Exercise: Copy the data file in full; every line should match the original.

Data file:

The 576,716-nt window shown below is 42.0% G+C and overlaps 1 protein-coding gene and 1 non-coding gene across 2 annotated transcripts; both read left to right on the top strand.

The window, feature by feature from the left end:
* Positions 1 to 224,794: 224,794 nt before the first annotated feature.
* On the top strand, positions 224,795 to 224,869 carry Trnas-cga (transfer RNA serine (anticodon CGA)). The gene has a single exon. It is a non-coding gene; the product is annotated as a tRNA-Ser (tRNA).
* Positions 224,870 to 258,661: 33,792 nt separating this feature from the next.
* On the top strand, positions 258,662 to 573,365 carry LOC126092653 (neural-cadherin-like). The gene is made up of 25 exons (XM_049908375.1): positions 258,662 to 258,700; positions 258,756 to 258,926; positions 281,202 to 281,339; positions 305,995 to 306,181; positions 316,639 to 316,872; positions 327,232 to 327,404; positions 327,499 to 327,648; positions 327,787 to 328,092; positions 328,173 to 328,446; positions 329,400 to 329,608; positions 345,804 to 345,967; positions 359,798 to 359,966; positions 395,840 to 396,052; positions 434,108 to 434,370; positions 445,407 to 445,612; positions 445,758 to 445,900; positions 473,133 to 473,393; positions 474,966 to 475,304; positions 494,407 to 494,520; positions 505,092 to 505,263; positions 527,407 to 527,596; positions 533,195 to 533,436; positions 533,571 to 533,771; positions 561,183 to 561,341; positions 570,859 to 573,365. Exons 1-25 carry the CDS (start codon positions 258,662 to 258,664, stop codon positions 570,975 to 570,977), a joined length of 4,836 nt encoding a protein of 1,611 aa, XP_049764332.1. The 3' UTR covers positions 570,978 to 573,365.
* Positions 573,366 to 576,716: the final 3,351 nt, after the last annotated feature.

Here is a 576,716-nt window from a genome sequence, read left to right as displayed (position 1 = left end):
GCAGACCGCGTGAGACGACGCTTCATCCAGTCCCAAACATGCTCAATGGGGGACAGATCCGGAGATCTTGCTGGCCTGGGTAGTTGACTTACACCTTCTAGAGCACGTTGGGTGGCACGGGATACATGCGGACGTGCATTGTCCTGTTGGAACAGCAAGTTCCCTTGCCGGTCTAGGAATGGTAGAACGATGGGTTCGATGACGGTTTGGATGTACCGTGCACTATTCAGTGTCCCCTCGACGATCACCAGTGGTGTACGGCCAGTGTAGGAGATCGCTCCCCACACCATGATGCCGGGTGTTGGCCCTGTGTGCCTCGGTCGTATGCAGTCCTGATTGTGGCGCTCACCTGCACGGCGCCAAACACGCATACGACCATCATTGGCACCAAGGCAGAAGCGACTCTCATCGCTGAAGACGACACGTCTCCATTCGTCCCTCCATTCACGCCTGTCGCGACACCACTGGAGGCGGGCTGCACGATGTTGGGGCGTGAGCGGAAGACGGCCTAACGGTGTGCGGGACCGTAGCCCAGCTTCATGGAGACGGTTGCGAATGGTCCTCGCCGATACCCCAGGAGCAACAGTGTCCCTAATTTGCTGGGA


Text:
The 576,716-nt window shown below is 42.0% G+C and overlaps 1 protein-coding gene and 1 non-coding gene across 2 annotated transcripts; both read left to right on the top strand.

The window, feature by feature from the left end:
* Positions 1 to 224,794: 224,794 nt before the first annotated feature.
* On the top strand, positions 224,795 to 224,869 carry Trnas-cga (transfer RNA serine (anticodon CGA)). The gene has a single exon. It is a non-coding gene; the product is annotated as a tRNA-Ser (tRNA).
* Positions 224,870 to 258,661: 33,792 nt separating this feature from the next.
* On the top strand, positions 258,662 to 573,365 carry LOC126092653 (neural-cadherin-like). The gene is made up of 25 exons (XM_049908375.1): positions 258,662 to 258,700; positions 258,756 to 258,926; positions 281,202 to 281,339; positions 305,995 to 306,181; positions 316,639 to 316,872; positions 327,232 to 327,404; positions 327,499 to 327,648; positions 327,787 to 328,092; positions 328,173 to 328,446; positions 329,400 to 329,608; positions 345,804 to 345,967; positions 359,798 to 359,966; positions 395,840 to 396,052; positions 434,108 to 434,370; positions 445,407 to 445,612; positions 445,758 to 445,900; positions 473,133 to 473,393; positions 474,966 to 475,304; positions 494,407 to 494,520; positions 505,092 to 505,263; positions 527,407 to 527,596; positions 533,195 to 533,436; positions 533,571 to 533,771; positions 561,183 to 561,341; positions 570,859 to 573,365. Exons 1-25 carry the CDS (start codon positions 258,662 to 258,664, stop codon positions 570,975 to 570,977), a joined length of 4,836 nt encoding a protein of 1,611 aa, XP_049764332.1. The 3' UTR covers positions 570,978 to 573,365.
* Positions 573,366 to 576,716: the final 3,351 nt, after the last annotated feature.

Here is a 576,716-nt window from a genome sequence, read left to right as displayed (position 1 = left end):
GCAGACCGCGTGAGACGACGCTTCATCCAGTCCCAAACATGCTCAATGGGGGACAGATCCGGAGATCTTGCTGGCCTGGGTAGTTGACTTACACCTTCTAGAGCACGTTGGGTGGCACGGGATACATGCGGACGTGCATTGTCCTGTTGGAACAGCAAGTTCCCTTGCCGGTCTAGGAATGGTAGAACGATGGGTTCGATGACGGTTTGGATGTACCGTGCACTATTCAGTGTCCCCTCGACGATCACCAGTGGTGTACGGCCAGTGTAGGAGATCGCTCCCCACACCATGATGCCGGGTGTTGGCCCTGTGTGCCTCGGTCGTATGCAGTCCTGATTGTGGCGCTCACCTGCACGGCGCCAAACACGCATACGACCATCATTGGCACCAAGGCAGAAGCGACTCTCATCGCTGAAGACGACACGTCTCCATTCGTCCCTCCATTCACGCCTGTCGCGACACCACTGGAGGCGGGCTGCACGATGTTGGGGCGTGAGCGGAAGACGGCCTAACGGTGTGCGGGACCGTAGCCCAGCTTCATGGAGACGGTTGCGAATGGTCCTCGCCGATACCCCAGGAGCAACAGTGTCCCTAATTTGCTGGGA